2018’s first beliefs list includes discussions on the latest scientific research on wellbeing and spiritual activities, how NZ has been shaped by church, and a comparison on Buddhism and western psychotherapy.
Einstein and the rabbi : searching for the soul, by Naomi Levy.
The great Einstein once wrote to distressed rabbi Robert S. Marcus, a decorated battlefield chaplain in WWII, when his 11 year old son died. Rabbi Levy enters this intense human drama that draws on her own experience when she suddenly felt the spiritual presence of her murdered father beside her, guiding her. This is the story of an inspiring journey of discovery.
Seven ways of looking at religion : the major narratives, by Benjamin Schewel.
Schewel organizes and evaluates the main narratives of religious history which have been used by scholars and argues that debates can be viewed according to seven central themes: subtraction, renewal, transsecular, postnaturalist, construct, perennial, and developmental. Examining the basic logic, insights, and limitations of each of these narratives, Schewel offers an original philosophical perspective on religion today.
Uncomfortable : the awkward and essential challenge of Christian community, by Brett McCracken.
The modern trend of Christians shopping around for a church to fit their needs is under McCracken’s microscope. “What if the biblical approach is actually that we should fit ourselves into the life and mission of the local church, adapting ourselves to the family and filling gaps where needed?” he writes. Each chapter tackles a different topic with suggestions about how to let go of personal preferences in light of Biblical teaching.
Science and spiritual practices, by Rupert Sheldrake.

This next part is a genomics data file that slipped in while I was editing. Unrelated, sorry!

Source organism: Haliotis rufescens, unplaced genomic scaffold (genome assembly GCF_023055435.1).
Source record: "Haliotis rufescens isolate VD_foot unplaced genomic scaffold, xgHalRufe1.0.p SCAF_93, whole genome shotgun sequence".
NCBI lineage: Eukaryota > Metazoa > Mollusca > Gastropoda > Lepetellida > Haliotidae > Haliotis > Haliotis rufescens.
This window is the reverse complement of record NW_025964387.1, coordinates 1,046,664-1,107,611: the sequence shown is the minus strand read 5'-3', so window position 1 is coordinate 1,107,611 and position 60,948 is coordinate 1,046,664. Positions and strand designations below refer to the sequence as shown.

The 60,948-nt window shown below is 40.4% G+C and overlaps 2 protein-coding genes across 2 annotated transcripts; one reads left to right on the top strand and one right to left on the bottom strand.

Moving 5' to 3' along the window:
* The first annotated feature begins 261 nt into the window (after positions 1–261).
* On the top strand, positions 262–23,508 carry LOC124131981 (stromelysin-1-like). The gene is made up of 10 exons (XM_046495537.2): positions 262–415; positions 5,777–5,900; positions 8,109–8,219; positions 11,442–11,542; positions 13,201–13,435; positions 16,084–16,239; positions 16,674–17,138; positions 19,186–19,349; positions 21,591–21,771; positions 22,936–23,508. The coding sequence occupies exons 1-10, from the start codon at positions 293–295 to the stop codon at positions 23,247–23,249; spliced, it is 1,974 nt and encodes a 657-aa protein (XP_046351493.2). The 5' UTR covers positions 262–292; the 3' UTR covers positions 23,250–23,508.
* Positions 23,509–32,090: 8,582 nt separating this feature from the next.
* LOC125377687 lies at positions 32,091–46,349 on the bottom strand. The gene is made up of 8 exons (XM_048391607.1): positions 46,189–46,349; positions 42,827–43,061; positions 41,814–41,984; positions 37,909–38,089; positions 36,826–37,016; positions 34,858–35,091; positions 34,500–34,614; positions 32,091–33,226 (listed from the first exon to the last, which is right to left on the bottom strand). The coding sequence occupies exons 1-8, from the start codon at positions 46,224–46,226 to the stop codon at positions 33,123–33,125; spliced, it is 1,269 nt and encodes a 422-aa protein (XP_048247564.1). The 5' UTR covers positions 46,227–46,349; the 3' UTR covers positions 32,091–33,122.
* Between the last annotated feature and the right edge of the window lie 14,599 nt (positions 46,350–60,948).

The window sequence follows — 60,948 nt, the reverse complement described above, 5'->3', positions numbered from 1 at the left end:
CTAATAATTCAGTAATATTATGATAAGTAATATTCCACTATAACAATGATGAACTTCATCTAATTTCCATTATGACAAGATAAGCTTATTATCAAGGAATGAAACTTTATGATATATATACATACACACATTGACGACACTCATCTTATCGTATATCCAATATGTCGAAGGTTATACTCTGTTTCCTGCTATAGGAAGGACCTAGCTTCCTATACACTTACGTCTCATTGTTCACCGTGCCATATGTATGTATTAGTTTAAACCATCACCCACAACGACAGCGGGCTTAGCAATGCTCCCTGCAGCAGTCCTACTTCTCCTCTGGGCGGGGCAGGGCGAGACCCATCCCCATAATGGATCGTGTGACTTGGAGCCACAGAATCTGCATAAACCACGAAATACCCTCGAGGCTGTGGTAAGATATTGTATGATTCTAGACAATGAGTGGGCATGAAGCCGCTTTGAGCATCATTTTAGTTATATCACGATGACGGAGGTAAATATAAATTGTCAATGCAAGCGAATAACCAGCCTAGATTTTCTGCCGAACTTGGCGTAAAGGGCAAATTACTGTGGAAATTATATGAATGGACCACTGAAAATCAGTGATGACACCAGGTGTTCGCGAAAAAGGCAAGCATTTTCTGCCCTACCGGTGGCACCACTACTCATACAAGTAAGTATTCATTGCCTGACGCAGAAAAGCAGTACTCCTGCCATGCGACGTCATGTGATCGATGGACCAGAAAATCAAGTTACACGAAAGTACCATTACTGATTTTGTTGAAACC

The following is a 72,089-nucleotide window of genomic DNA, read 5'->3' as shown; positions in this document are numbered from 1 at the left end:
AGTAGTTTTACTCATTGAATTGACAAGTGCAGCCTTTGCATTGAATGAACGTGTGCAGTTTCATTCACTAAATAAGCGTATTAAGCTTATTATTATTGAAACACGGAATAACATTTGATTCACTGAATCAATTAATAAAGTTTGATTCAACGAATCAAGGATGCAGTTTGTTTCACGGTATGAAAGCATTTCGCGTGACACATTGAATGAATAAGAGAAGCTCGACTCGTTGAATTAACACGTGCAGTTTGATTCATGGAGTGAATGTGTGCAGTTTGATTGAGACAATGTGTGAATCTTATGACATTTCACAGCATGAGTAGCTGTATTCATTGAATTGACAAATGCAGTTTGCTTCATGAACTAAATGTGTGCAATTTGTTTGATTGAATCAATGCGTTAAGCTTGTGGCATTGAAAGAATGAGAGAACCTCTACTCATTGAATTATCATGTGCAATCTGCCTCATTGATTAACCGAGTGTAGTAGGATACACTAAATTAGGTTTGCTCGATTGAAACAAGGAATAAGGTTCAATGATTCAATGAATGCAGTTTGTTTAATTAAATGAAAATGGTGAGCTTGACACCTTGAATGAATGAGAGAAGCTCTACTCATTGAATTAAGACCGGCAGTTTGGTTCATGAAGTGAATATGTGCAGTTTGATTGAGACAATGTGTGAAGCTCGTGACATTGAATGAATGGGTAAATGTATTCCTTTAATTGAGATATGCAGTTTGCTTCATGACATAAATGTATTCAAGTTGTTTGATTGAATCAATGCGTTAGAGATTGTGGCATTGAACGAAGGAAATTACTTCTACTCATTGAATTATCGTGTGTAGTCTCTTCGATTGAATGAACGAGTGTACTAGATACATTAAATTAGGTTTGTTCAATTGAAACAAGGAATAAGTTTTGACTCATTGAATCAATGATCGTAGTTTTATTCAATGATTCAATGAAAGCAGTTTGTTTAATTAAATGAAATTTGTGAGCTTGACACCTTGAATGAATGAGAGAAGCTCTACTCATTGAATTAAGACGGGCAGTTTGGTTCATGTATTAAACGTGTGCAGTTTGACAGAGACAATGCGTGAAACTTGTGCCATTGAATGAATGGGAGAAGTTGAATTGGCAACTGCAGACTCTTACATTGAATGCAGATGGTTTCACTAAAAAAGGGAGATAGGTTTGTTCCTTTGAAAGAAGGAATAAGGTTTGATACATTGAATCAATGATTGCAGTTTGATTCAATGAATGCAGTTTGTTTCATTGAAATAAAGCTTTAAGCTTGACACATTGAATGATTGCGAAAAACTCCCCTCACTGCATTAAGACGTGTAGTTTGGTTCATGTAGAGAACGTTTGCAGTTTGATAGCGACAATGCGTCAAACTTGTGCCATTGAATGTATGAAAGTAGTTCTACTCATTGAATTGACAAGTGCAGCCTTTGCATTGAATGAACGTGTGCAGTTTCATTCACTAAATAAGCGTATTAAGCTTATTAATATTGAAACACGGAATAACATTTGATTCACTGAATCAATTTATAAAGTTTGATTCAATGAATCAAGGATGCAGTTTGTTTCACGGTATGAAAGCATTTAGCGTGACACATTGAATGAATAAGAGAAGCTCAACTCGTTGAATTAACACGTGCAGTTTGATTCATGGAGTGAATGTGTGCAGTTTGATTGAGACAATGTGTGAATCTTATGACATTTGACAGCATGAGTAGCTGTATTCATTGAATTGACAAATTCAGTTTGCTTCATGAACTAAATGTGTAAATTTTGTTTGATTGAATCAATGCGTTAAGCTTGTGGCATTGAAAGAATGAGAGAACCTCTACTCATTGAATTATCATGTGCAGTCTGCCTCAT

Many recent studies have shown that religious and spiritual practices generally make people happier and healthier. Sheldrake summarizes the latest scientific research on what happens when we take part in these practices – Meditation – Gratitude – Connecting with nature – Relating to plants – Rituals – Singing and chanting – Pilgrimage and holy places. This is a book for anyone who has a sneaking suspicion that in the drive towards all-pervading secularism, something valuable has been left behind.
Advice not given : a guide to getting over yourself, by Mark Epstein.
Epstein reveals how Buddhism and Western psychotherapy, two different traditions that developed in entirely different times, both identify the ego as the limiting factor in our well-being. Our ego claims to have our best interests at heart, but its consuming pursuit for attention, sabotage our true goals and cause suffering. When we release it, we are free.
The rise and fall of Adam and Eve, Stephen Greenblatt.
Drawing on recent archaeological discoveries, Greenblatt compares the powerful Genesis narrative to the ancient Gilgamesh legend and recent discoveries Nag Hammadi, Egypt. He tracks the way they have acted as creative muses and catalysts over the centuries – a psalm of creation and a powerful dark allegory of accountability and pain at the same time. This story remains a signpost, not for an explanation of the scientific nature of things, but rather a deep encounter with primal challenges that continue to fascinate.
Sunday best : how the church shaped New Zealand and New Zealand shaped the church, by Peter Lineham.
The inter-relationship of church and society has been complex from the early arrival of the missionaries. Historian Peter Lineham asks: If faiths aimed to influence the development of New Zealand society, how did NZ change those faiths? Who shaped whom?
Judgment detox : release the beliefs that hold you back from living a better life, by Gabrielle Bernstein.
Motivational speaker Bernstein shares a 6 step process to release the judgmental beliefs that hold you back from living a better life. Pettiness disappears in the face of renewed priorities, freedom and compassion. But it does take commitment to healing.
What the Qurʼan meant and why it matters, by Garry Wills.
Pulitzer Prize-winning religious scholar Wills draws on his background as a devout Catholic and historian as he presents his unique understanding of what the Qur’an says, relying on commentaries rather than an in-depth knowledge of Arabic language or culture. He identified the social and political barriers that he and other American non-Muslims will have to address, before expounding on various aspects including Islamic prophets, caring for the community, Jihad, Sharia, and women and the veil. This is an encouragement to follow the author in reading further.